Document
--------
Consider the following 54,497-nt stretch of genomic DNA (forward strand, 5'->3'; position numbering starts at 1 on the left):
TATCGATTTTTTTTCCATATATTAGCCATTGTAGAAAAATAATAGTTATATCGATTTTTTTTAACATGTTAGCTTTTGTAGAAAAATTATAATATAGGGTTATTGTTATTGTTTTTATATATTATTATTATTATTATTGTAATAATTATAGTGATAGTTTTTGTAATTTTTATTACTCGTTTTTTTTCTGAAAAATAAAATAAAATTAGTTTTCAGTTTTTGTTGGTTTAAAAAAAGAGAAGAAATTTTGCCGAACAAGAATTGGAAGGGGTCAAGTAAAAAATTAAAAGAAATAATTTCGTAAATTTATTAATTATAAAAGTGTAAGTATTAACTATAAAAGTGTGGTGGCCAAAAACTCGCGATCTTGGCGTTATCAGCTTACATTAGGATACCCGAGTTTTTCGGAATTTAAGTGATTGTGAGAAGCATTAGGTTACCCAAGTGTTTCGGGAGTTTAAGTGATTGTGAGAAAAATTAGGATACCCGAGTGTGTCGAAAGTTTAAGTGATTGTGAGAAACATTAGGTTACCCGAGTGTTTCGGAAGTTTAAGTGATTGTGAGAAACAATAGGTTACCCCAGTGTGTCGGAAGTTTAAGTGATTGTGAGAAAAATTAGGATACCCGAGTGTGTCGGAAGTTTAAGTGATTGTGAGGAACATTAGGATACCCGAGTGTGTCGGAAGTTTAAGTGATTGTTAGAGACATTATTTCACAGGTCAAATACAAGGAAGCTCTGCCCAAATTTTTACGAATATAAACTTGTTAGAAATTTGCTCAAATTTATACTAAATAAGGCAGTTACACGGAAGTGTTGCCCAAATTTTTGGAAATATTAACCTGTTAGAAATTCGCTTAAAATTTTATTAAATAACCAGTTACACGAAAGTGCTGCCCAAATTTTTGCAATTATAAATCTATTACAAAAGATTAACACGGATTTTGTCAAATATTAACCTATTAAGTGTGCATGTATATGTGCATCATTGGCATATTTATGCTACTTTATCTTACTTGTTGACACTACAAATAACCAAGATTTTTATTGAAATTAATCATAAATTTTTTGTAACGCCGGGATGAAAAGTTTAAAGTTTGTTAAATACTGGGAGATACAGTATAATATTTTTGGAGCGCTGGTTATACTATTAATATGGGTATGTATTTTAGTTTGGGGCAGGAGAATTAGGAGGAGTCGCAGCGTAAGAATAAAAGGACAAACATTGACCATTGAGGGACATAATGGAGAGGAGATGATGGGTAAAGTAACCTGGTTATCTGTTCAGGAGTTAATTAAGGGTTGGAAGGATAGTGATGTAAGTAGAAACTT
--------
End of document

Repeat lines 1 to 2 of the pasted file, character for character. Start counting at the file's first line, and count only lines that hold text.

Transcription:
Consider the following 54,497-nt stretch of genomic DNA (forward strand, 5'->3'; position numbering starts at 1 on the left):
TATCGATTTTTTTTCCATATATTAGCCATTGTAGAAAAATAATAGTTATATCGATTTTTTTTAACATGTTAGCTTTTGTAGAAAAATTATAATATAGGGTTATTGTTATTGTTTTTATATATTATTATTATTATTATTGTAATAATTATAGTGATAGTTTTTGTAATTTTTATTACTCGTTTTTTTTCTGAAAAATAAAATAAAATTAGTTTTCAGTTTTTGTTGGTTTAAAAAAAGAGAAGAAATTTTGCCGAACAAGAATTGGAAGGGGTCAAGTAAAAAATTAAAAGAAATAATTTCGTAAATTTATTAATTATAAAAGTGTAAGTATTAACTATAAAAGTGTGGTGGCCAAAAACTCGCGATCTTGGCGTTATCAGCTTACATTAGGATACCCGAGTTTTTCGGAATTTAAGTGATTGTGAGAAGCATTAGGTTACCCAAGTGTTTCGGGAGTTTAAGTGATTGTGAGAAAAATTAGGATACCCGAGTGTGTCGAAAGTTTAAGTGATTGTGAGAAACATTAGGTTACCCGAGTGTTTCGGAAGTTTAAGTGATTGTGAGAAACAATAGGTTACCCCAGTGTGTCGGAAGTTTAAGTGATTGTGAGAAAAATTAGGATACCCGAGTGTGTCGGAAGTTTAAGTGATTGTGAGGAACATTAGGATACCCGAGTGTGTCGGAAGTTTAAGTGATTGTTAGAGACATTATTTCACAGGTCAAATACAAGGAAGCTCTGCCCAAATTTTTACGAATATAAACTTGTTAGAAATTTGCTCAAATTTATACTAAATAAGGCAGTTACACGGAAGTGTTGCCCAAATTTTTGGAAATATTAACCTGTTAGAAATTCGCTTAAAATTTTATTAAATAACCAGTTACACGAAAGTGCTGCCCAAATTTTTGCAATTATAAATCTATTACAAAAGATTAACACGGATTTTGTCAAATATTAACCTATTAAGTGTGCATGTATATGTGCATCATTGGCATATTTATGCTACTTTATCTTACTTGTTGACACTACAAATAACCAAGATTTTTATTGAAATTAATCATAAATTTTTTGTAACGCCGGGATGAAAAGTTTAAAGTTTGTTAAATACTGGGAGATACAGTATAATATTTTTGGAGCGCTGGTTATACTATTAATATGGGTATGTATTTTAGTTTGGGGCAGGAGAATTAGGAGGAGTCGCAGCGTAAGAATAAAAGGACAAACATTGACCATTGAGGGACATAATGGAGAGGAGATGATGGGTAAAGTAACCTGGTTATCTGTTCAGGAGTTAATTAAGGGTTGGAAGGATAGTGATGTAAGTAGAAACTT